Barking Dogs

Everything seemed to have come together. Even the unusually mild weather appeared cooperative. It was one of those rare Saturdays when I wasn’t committed to someone else’s demands or to house work, and I was in the mood to pull some weeds. I would be out in the garden at first light.

My gardening time consists of weed-pulling, dead-heading, and watering. But it’s also the time I spend alone with God; when I’m most likely to discern His voice. That’s what I really looked forward to early that summer Saturday.

God speaks in the garden

Trowel in hand, I settled on the spot requiring the most attention. The weed-pulling began. The meditation mode began. The listening began.

And the barking began.

Nonstop barking.

Grate-on-every-nerve barking.

Our neighbors were dog-sitting, and the pooch was not pleased to be in our neighborhood. The barking continued the entire time I was in the garden. My teeth clenched. My neck stiffened. My head began to pound. Try as I may, I could not block out the sound of the incessant barking.

I was listening for God’s voice, but I couldn’t hear it because of the barking.

It’s not that God can’t be heard over the barking of a small dog. His is the voice that sounds like thunder. Like a mighty wind. Like rushing waters. No, I couldn’t hear God’s voice because I allowed myself to be distracted.

block out distractions

That summer morning I realized if I wanted to hear God I would have to find a way to listen beyond the distraction. I would have to actively seek Him, and seek hard. He taught me that sometimes I have to do more than simply still my mind. Sometimes I have to remove the distractions. And when the distractions can’t be removed, I have to remove myself from them.

But Jesus often withdrew to lonely places to pray. (Luke 5:16)

Most days God has nothing against my listening for His voice in the garden. Considering He created man in a garden, I believe they are some of His favorite places. But sometimes I think He wants every single one of my thoughts. Even though weeding and dead-heading don’t demand much mental attention, there are times God wants even the tiny bit those rote tasks require.

I gave up on the gardening and continued my seeking indoors. Maybe it was the walls of our house. Maybe it was my obedience to seek beyond the distractions. Whatever the reason, I no longer noticed the barking.

Since then, I’ve recognized other barking dogs. I’ve realized how many times I’ve allowed texts, emails, and even laundry to interrupt my quiet time. I’ve noticed that my seeking is often reduced to nothing more than fill-in-the-gaps of daily tedium.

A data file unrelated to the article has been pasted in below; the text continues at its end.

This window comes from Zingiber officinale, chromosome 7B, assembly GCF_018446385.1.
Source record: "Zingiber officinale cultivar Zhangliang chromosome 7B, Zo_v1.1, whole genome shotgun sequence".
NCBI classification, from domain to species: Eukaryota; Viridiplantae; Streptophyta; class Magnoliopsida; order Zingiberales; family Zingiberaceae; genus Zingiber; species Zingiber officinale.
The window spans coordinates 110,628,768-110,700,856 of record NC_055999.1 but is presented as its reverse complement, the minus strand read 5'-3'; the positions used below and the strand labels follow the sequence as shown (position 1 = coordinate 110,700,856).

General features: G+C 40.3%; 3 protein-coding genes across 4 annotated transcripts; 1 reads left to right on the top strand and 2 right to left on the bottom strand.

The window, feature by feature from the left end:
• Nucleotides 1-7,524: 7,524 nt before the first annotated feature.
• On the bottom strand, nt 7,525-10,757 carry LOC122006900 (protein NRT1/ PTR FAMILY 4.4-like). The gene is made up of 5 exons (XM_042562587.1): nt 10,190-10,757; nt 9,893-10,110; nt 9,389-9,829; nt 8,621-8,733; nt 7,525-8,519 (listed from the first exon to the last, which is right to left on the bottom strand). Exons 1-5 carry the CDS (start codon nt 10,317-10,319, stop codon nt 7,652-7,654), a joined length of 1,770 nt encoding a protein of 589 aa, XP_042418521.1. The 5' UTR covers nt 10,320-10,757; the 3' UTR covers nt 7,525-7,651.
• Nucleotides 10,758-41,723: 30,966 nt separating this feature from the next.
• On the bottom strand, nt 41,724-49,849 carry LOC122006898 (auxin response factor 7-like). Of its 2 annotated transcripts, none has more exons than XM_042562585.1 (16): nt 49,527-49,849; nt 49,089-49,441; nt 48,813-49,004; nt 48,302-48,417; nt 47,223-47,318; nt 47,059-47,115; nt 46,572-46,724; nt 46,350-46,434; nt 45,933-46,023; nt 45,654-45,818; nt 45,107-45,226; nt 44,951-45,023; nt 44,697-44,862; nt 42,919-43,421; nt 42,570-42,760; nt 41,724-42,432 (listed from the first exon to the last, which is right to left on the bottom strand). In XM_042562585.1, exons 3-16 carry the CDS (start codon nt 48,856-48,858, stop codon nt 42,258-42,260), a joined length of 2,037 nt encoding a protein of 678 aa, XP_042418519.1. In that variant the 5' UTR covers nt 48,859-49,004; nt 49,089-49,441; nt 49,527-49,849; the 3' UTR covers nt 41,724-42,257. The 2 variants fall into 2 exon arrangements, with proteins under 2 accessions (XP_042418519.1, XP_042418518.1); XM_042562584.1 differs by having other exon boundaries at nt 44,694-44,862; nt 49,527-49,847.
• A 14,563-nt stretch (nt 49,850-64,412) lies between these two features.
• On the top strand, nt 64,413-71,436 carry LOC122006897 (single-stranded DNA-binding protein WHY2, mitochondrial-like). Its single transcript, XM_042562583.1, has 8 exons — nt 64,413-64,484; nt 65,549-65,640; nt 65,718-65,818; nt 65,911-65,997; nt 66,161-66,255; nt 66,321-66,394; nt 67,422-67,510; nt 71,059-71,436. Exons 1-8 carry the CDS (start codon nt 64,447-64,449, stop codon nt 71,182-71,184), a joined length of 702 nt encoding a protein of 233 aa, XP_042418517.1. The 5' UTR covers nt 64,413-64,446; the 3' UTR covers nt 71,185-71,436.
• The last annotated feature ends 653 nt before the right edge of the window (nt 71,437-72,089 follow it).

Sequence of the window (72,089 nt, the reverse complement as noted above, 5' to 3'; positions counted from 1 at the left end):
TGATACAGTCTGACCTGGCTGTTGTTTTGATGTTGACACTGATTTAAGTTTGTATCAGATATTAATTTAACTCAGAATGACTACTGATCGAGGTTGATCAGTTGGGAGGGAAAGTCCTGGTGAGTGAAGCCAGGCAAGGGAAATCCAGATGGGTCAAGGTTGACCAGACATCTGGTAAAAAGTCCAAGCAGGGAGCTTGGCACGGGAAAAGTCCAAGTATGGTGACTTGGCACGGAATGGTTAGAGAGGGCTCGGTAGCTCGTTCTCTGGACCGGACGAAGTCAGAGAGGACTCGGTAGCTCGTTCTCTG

Rejoice always, pray continually, give thanks in all circumstances; for this is God’s will for you in Christ Jesus. (1 Thessalonians 5:16-18)

God certainly wants us to live our lives in a continual state of prayer. But, sometimes, can’t you just feel Him reach down and cup your face in His hands… saying, “Look at me.”? There are times when He wants our undivided attention.

Some days He lets the dogs keep barking, just to send us inside to that quiet place with only Him. Nothing else.

Jungle Juice for the Soul

It wasn’t the prescription I expected. Not from this widely respected gardening guru – this woman who hosted a two-hour radio call-in show every Saturday morning with solutions to dozens of gardening problems.

I anticipated a suggestion to increase the nitrogen and potassium. Maybe a recommendation of compost tea. One of those solutions would surely be what was needed to rejuvenate planted containers and hanging baskets.

languid-flowers

Not Jungle Juice.

How could a fruity convenience store beverage be the solution for lifeless hanging baskets?

I can’t recall a thing she said after that recommendation. One part of me wanted to reject the Jungle Juice suggestion as ridiculous. The other part couldn’t stop trying to remember where I had seen the drink on store shelves.

As ludicrous as it sounded, I knew I had to try it.

I’ve never known her to give bad advice, and this Jungle Juice treatment was no exception. It was the best thing that had ever happened to my hanging baskets. I loaded up on it, and I doused every one of my baskets, pots and window boxes. The transformation was almost immediate. By the next day my containers were lush and vibrant.

Planted container on column
I wish I could say this is a picture of my container, in my yard. It is not!

My plants had new life, all because of a timely application of a good dose of Jungle Juice.

Imagine, if you will, watching a similar transformation in someone’s life.

Think of someone whose soul is in need of restoration. Someone who needs hope and encouragement.

You can be their Jungle Juice.

We have that capacity. It’s in our words. We have the ability to speak life.

Kind words are like honey. They are sweet to the spirit and bring healing to the body. (Proverbs 16:24, NIRV)

On the other hand, we have the capacity to hurt and destroy with our words.

Their words cut like swords, their cruel remarks sting like sharp arrows. (Psalm 6:3, CEV)

We wouldn’t dream of drenching plants with a deadly chemical. But we often spew words with the same capacity for fatal results on someone’s soul.

A dousing of chemical has devastating results, no matter how quickly we try to undo the damage. We may rinse the plants immediately. We might act fast enough to limit the damage, but there will be damage. There will be destruction at some level. That chemical penetrates instantaneously.

So do our words.

Be careful with your tongue

Cruel words pierce with deep pain, like a poison-tipped arrow embedded in the heart. Even an immediate apology can’t undo the damage. It might remove the arrow, but the poison remains in the system. Like the deadly chemical spreading through the plant on contact, the debilitating effect of our hurtful words spreads further and deeper with each heartbeat.